The merchant device 106 may further include the one or more I/O devices 808. The I/O devices 808 may include speakers, a microphone, a camera, and various user controls (e.g., buttons, a joystick, a keyboard, a keypad, etc.), a haptic output device, and so forth.

In addition, the merchant device 106 may include or may be connectable to a card reader 824. In some examples, the card reader 824 may plug in to a port in the merchant device 106, such as a microphone/headphone port, a data port, or other suitable port. The card reader 824 may include a read head for reading a magnetic strip of a payment card, and further may include encryption technology for encrypting the information read from the magnetic strip. Alternatively, numerous other types of card readers 824 may be employed with the merchant devices 106 herein, depending on the type and configuration of the merchant device 106.

Other components included in the merchant device 106 may include various types of sensors, which may include a GPS device 826 able to indicate location information, as well as other sensors (not shown) such as an accelerometer, gyroscope, compass, proximity sensor, and the like. Additionally, the merchant device 106 may include various other components that are not shown, examples of which include removable storage, a power source, such as a battery and power control unit, and so forth.

FIG. 9 illustrates select example components of the buyer device 208 that may implement the functionality described above according to some examples. The buyer device 208 may be any of a number of different types of computing devices, including portable computing devices. Some examples of the buyer device 208 may include smart phones and mobile communication devices; tablet computing devices; laptops, netbooks and other portable computers; wearable computing devices and/or body-mounted computing devices, which may include watches and augmented reality devices, such as helmets, goggles or glasses; and any other portable device capable of sending communications and performing the functions according to the techniques described herein.

In the example of FIG. 9, the buyer device 208 includes components such as at least one processor 902, one or more computer-readable media 904, the one or more communication interfaces 906, and one or more input/output (I/O) devices 908. Each processor 902 may itself comprise one or more processors or processing cores. For example, the processor 902 can be implemented as one or more microprocessors, microcomputers, microcontrollers, digital signal processors, central processing units, state machines, logic circuitries, and/or any devices that manipulate signals based on operational instructions. In some cases, the processor 902 may be one or more hardware processors and/or logic circuits of any suitable type specifically programmed or configured to execute the algorithms and processes described herein. The processor 902 can be configured to fetch and execute computer-readable processor-executable instructions stored in the computer-readable media 904.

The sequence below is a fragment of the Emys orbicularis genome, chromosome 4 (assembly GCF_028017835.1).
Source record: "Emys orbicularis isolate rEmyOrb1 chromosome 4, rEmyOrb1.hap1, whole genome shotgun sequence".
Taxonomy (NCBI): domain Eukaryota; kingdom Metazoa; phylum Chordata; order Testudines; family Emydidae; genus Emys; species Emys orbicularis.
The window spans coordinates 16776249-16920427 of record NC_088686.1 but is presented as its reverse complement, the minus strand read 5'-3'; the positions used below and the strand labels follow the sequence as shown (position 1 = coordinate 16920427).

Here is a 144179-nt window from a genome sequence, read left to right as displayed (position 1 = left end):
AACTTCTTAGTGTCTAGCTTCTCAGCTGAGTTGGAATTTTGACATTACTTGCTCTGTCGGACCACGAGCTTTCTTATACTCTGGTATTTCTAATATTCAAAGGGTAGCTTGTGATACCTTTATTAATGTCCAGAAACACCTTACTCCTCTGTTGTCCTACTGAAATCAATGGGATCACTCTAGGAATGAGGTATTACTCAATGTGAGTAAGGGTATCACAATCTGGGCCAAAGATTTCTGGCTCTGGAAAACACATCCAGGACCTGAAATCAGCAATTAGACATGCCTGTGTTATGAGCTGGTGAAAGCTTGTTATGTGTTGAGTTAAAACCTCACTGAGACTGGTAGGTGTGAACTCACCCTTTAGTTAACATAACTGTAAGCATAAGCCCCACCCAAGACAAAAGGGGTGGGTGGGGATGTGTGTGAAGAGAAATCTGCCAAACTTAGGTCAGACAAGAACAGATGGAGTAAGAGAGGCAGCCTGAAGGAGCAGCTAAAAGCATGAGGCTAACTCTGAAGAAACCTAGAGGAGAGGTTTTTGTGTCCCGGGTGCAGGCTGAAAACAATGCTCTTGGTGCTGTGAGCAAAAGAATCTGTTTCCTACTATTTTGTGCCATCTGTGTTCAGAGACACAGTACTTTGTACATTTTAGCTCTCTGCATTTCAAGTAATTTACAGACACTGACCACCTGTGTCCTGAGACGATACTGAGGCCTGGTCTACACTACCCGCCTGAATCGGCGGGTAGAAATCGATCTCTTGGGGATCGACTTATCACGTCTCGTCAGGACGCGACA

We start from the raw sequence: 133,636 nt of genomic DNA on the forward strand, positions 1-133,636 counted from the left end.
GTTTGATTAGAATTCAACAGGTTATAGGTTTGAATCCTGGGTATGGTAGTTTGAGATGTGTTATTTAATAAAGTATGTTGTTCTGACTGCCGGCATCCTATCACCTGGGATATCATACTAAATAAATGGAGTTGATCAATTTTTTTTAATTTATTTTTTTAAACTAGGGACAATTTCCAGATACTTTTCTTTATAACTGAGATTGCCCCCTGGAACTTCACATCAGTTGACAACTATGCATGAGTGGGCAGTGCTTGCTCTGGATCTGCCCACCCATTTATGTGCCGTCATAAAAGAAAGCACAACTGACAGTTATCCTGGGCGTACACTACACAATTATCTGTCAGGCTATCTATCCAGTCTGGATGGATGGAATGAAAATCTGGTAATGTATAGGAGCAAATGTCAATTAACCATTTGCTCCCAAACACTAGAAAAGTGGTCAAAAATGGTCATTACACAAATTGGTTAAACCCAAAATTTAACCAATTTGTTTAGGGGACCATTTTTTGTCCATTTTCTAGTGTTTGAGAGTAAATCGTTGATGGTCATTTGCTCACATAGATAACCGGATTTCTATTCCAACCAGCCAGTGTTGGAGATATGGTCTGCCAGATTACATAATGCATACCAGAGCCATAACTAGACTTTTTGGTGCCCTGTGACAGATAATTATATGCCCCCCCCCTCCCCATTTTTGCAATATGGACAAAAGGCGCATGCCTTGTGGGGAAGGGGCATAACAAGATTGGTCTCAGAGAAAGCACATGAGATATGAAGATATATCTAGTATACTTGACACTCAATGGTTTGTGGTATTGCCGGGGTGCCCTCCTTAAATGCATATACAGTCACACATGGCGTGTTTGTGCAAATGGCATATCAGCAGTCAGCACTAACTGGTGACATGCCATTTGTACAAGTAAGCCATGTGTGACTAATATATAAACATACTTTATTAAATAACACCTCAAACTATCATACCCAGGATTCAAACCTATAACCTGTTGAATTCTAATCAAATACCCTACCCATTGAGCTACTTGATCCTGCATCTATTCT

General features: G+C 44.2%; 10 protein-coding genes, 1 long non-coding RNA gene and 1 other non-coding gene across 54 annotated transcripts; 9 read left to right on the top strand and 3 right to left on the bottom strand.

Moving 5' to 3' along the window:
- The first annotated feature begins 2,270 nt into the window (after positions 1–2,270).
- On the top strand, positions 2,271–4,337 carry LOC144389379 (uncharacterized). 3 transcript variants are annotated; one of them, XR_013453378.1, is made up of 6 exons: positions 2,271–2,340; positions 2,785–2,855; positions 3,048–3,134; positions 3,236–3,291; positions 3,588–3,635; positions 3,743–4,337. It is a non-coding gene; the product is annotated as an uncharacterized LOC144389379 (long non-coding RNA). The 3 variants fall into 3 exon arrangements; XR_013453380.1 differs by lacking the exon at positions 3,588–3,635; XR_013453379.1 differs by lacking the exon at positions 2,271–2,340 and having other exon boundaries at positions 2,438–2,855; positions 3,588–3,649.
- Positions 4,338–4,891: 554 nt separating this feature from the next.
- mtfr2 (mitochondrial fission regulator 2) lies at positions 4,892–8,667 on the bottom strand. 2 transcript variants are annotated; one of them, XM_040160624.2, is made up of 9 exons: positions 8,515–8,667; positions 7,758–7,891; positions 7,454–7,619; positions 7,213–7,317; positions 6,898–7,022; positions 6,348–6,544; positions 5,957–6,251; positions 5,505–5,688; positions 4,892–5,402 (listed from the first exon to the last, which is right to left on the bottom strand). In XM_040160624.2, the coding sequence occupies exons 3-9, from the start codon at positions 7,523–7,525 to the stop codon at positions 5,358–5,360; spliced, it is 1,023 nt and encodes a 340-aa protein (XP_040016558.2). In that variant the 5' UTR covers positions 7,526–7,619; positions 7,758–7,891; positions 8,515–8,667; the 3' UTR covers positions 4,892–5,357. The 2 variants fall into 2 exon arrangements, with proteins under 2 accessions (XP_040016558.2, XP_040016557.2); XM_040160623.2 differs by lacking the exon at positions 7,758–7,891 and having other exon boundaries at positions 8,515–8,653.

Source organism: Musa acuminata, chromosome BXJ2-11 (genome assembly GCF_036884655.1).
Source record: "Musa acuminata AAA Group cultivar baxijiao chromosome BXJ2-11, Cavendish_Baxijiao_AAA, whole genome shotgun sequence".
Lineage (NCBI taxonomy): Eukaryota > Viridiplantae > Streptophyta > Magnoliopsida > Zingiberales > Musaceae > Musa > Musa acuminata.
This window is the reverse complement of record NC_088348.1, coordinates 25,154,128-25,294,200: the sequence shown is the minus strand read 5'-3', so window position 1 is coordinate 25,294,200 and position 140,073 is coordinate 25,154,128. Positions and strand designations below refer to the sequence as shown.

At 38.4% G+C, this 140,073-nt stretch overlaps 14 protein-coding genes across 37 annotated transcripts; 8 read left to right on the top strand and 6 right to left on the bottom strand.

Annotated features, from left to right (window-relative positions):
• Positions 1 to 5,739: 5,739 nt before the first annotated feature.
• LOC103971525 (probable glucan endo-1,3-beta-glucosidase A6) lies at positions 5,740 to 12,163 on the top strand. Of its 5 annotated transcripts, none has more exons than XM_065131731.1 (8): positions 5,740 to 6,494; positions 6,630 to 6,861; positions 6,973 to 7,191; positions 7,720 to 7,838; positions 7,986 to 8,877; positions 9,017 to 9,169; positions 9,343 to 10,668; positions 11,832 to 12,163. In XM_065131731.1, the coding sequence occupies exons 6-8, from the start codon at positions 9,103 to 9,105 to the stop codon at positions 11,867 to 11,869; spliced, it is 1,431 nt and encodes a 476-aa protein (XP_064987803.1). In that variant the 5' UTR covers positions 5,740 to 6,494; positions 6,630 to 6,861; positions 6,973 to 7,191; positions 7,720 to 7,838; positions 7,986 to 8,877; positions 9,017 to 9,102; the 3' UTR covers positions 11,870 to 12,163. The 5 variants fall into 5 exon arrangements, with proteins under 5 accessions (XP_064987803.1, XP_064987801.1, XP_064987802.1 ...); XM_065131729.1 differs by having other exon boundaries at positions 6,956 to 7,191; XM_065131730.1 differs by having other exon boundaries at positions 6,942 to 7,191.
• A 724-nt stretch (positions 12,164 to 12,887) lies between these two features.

Depending on the configuration of the buyer device 208, the computer-readable media 904 may be an example of tangible non-transitory computer storage media and may include volatile and nonvolatile memory and/or removable and non-removable media implemented in any type of technology for storage of information such as computer-readable processor-executable instructions, data structures, program modules or other data. The computer-readable media 904 may include, but is not limited to, RAM, ROM, EEPROM, flash memory, solid-state storage, magnetic disk storage, optical storage, and/or other computer-readable media technology. Further, in some cases, the buyer device 208 may access external storage, such as RAID storage systems, storage arrays, network attached storage, storage area networks, cloud storage, or any other medium that can be used to store information and that can be accessed by the processor 902 directly or through another computing device or network. Accordingly, the computer-readable media 904 may be computer storage media able to store instructions, modules or components that may be executed by the processor 902. Further, when mentioned, non-transitory computer-readable media exclude media such as energy, carrier signals, electromagnetic waves, and signals per se.

The computer-readable media 904 may be used to store and maintain any number of functional components that are executable by the processor 902. In some implementations, these functional components comprise instructions or programs that are executable by the processor 902 and that, when executed, implement operational logic for performing the actions and services attributed above to the buyer device 208. Functional components of the buyer device 208 stored in the computer-readable media 904 may include the buyer application(s) 210, as discussed above. In this example, the buyer applications 210 include a web browser 910, an electronic payment module 912 that provides functionality allowing the buyer to make electronic payments, and a buyer dashboard module 914. For example, the buyer dashboard module 914 may present the buyer with an interface for managing the buyer's account, changing information, changing preferences, and so forth. Additional functional components may include an operating system 916 for controlling and managing various functions of the buyer device 208 and for enabling basic user interactions with the buyer device 208.